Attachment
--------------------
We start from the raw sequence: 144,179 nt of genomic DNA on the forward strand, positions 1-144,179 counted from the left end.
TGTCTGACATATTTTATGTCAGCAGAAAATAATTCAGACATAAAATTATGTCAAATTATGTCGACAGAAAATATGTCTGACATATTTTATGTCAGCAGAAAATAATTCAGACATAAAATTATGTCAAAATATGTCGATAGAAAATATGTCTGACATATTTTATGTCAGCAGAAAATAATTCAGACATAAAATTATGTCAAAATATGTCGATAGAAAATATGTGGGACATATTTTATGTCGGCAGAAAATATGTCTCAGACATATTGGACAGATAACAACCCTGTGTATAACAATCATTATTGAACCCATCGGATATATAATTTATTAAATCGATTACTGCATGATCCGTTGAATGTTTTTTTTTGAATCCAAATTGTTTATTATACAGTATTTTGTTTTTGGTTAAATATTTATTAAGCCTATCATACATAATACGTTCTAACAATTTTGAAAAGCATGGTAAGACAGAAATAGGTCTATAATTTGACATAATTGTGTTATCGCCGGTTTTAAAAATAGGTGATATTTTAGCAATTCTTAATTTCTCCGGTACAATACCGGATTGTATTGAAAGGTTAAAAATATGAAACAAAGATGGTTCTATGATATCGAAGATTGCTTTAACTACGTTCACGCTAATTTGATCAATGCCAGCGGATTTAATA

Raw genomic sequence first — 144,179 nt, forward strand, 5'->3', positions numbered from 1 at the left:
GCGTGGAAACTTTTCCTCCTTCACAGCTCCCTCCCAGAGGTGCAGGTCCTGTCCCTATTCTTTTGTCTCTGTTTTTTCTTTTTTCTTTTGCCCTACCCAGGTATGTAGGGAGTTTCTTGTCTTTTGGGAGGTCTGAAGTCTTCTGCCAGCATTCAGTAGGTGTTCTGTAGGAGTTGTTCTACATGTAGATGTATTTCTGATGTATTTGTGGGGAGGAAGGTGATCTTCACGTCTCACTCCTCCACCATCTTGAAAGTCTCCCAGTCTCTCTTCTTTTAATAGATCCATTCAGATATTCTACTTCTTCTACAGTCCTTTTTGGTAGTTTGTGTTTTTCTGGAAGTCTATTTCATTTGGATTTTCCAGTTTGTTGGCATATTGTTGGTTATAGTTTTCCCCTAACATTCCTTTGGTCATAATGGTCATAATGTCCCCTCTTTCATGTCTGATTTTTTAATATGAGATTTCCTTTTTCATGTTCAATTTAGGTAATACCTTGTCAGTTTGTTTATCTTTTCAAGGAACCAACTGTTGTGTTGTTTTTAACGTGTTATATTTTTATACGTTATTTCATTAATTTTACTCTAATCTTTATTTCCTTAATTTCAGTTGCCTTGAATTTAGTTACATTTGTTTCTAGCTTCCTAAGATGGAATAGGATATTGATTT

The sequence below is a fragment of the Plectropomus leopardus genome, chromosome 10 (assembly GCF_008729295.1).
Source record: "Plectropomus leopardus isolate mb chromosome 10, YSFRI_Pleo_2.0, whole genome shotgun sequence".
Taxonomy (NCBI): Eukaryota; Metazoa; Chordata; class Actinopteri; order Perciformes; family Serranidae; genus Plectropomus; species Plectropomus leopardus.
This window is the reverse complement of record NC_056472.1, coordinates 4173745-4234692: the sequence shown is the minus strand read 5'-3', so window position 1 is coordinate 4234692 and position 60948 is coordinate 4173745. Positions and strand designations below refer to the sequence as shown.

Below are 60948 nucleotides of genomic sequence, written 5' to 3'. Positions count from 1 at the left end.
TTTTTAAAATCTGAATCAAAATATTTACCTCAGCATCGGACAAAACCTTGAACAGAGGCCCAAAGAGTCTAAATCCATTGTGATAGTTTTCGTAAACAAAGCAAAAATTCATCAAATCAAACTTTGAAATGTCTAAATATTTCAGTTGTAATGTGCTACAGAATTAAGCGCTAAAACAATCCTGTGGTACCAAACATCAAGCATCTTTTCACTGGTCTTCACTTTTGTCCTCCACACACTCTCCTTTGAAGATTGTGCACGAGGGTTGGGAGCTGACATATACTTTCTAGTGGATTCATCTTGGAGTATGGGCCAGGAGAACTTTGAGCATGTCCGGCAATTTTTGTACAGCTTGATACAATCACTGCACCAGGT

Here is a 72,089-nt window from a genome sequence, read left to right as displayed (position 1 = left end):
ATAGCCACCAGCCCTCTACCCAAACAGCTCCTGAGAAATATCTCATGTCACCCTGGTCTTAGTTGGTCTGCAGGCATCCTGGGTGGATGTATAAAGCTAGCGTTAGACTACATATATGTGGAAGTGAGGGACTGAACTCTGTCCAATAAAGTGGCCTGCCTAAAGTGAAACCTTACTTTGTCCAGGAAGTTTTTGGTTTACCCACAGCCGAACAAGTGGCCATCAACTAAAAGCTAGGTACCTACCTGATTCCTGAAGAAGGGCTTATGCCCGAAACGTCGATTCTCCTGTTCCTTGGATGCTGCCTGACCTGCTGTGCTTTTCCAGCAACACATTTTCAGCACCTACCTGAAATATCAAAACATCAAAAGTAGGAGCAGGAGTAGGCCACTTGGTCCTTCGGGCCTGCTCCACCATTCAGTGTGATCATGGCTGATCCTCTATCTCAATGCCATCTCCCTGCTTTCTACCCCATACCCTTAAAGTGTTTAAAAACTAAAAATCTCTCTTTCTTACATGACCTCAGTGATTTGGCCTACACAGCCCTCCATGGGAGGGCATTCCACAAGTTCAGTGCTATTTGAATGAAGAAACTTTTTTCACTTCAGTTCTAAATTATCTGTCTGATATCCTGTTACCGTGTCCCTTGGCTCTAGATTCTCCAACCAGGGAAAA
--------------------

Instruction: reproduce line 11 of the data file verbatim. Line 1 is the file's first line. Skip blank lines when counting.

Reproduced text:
Here is a 72,089-nt window from a genome sequence, read left to right as displayed (position 1 = left end):